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On Tuesday, December 5, 2017, Dr. Steve Lekson visits Tucson to explore the roles modern history and politics have played in our understanding of the 11th century societies of southwestern New Mexico.
Lekson recently completed a study of Chaco archaeology framed by the history and politics of “Pueblo Space” – an idealized image of Pueblos, crafted in Santa Fe in the early 20th century and thereafter applied to archaeology. Mimbres – the 11th century societies of southwestern New Mexico – provides an interesting comparison. Archaeologists first declared Mimbres to be (Ancestral) Pueblo, then non-Pueblo, then Pueblo again … or maybe not. This matters very much in how Mimbres is understood archaeologically, and in how Mimbres is represented as Native heritage. Lekson will briefly illustrate the roles of modern history and politics at Chaco Canyon, and then turn those lenses on Mimbres – in particular, ancient Mimbres history and geopolitics. Mimbres clearly engaged both Hohokam and Ancestral Pueblo. Modern constructions of Mimbres color varying visions of how that ancient history played out. Lekson (of course) has constructions of Mimbres, based on almost 50 years of research in the Mimbres region – and his notions will also be on the table for analysis at this café!
Stephen Lekson, Ph.D., is an archaeologist and professor in the Department of Anthropology at the University of Colorado Boulder. Most of his fieldwork has been in the Mogollon and Anasazi (Ancestral Pueblo) regions, but he’s also dabbled in Hohokam, Casas Grandes, Jornada, and Rio Grande areas. His principal interests are human geography, built environments, and government; but his current research projects have more to do with migrations (Pinnacle Ruin, in southern New Mexico) and household archaeology (Yellow Jacket, in southwestern Colorado). He is also interested in museums (he serves as Curator of Anthropology at the University of Colorado Museum of Natural History) and archaeology’s role in American and global intellectual life.
Presented by Archaeology Southwest, a nonprofit organization working across the Southwest to explore and protect the places of our past, Archaeology Café is an informal forum where adults can learn more about the Southwest’s deep history and speak directly to experts. At Archaeology Café, we break down the static, jargon-laden dynamic of traditional lectures, and have an expert share some ideas with the group in ways that get discussion going. (Food and drink make things a little livelier, too.)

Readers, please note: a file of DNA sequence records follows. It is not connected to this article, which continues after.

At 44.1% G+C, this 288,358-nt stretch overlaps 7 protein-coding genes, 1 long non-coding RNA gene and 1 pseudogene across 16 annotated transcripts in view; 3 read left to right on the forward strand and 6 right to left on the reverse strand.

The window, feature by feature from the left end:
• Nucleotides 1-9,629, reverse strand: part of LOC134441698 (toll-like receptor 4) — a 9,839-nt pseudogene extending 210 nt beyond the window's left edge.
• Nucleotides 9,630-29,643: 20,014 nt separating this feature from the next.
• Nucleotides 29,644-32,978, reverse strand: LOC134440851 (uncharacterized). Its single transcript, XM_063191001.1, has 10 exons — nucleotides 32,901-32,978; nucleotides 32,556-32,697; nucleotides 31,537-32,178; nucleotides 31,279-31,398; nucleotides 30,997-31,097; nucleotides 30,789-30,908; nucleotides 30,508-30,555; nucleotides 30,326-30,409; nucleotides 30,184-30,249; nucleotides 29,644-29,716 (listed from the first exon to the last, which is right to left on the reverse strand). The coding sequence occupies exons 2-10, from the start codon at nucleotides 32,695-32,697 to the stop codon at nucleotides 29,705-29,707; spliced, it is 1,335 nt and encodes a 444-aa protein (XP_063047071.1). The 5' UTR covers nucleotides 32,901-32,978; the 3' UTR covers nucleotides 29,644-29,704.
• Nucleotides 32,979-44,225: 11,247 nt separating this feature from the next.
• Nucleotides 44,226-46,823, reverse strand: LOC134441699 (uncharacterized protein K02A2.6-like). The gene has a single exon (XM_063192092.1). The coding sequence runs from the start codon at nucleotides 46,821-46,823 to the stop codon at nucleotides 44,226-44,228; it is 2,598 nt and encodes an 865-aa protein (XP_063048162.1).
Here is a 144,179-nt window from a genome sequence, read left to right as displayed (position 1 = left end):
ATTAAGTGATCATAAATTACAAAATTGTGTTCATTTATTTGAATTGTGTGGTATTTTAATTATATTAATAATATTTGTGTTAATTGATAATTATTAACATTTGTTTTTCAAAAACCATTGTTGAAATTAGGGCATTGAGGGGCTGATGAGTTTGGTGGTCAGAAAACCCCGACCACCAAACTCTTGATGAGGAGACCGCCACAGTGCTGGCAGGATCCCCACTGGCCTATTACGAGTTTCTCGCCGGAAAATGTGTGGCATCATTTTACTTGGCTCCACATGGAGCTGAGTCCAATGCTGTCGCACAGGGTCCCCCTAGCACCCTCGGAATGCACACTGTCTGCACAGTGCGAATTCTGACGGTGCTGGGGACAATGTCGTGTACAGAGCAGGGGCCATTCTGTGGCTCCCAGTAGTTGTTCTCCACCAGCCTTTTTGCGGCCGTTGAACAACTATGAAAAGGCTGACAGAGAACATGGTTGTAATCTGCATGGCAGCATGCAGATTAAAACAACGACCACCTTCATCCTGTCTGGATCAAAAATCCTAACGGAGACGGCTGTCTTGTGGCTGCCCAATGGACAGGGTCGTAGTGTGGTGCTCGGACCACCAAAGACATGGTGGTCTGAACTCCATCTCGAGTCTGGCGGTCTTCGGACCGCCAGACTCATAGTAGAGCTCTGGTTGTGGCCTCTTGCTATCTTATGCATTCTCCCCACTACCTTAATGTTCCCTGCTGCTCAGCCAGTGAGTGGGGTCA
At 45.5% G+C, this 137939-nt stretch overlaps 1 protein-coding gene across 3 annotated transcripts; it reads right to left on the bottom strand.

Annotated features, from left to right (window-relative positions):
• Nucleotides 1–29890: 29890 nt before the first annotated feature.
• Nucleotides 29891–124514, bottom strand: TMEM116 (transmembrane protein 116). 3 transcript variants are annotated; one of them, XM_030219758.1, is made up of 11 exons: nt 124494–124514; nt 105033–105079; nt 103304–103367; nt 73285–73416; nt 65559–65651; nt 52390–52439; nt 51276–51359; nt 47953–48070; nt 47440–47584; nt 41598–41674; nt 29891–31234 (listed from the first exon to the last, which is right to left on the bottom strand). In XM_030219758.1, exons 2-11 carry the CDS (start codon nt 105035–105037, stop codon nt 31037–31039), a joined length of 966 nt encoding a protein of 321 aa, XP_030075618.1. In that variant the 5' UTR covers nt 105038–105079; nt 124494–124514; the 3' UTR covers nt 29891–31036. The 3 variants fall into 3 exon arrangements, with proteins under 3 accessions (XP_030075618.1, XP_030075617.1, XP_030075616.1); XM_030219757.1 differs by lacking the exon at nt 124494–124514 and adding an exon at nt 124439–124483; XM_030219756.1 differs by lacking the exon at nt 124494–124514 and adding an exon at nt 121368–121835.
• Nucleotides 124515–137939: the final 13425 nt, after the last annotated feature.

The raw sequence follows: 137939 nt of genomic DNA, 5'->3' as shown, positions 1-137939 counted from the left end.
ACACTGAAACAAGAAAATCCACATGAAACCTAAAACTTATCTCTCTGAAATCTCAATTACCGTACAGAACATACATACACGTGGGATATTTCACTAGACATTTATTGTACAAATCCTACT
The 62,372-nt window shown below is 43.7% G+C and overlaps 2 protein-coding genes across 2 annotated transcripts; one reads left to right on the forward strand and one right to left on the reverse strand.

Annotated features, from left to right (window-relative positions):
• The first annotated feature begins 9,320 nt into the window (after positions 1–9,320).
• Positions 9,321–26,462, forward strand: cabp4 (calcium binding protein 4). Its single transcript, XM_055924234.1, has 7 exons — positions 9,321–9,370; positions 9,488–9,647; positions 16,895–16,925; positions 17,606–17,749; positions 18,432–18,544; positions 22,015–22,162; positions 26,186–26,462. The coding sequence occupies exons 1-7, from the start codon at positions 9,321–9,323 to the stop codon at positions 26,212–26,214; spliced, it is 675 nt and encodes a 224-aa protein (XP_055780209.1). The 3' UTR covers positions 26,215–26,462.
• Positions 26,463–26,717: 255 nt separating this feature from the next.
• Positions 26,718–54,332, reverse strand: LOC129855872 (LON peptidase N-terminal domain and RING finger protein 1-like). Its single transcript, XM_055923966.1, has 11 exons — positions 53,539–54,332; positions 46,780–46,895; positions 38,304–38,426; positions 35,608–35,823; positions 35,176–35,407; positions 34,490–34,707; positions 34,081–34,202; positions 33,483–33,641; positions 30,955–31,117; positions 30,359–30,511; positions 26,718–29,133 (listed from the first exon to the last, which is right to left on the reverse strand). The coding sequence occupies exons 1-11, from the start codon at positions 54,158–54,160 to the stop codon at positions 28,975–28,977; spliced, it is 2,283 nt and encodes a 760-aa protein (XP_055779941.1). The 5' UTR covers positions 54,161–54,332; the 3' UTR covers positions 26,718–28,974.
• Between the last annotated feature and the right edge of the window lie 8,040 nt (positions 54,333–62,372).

Archaeology Café is held at The Loft Cinema (3233 E. Speedway Blvd). Due to the expected attendance, we’ve added a second “showing” that evening to accommodate more Café-goers. Lekson will speak at 6 p.m. and again at 7:30 p.m. that evening. While seating is open and unreserved, it is limited to 98 guests for each showing, and you must have a ticket. You can pick up your free tickets from The Loft Cinema box office anytime the day of the Café. (Limit two tickets per person.)
Archaeology Café is free. Guests are encouraged to purchase their own refreshments from The Loft’s impressive concession bar. Offerings include tamales, pizza, wraps, sandwiches, snacks, and a great selection of local beers and wines.
Videos of each Café will be available at www.archaeologysouthwest.org/video.
Questions? Visit us online at www.archaeologycafe.org or call us at 520-882-6946 ext. 23.
This program is made possible, in part, by The Smith Living Trust and Arizona Humanities.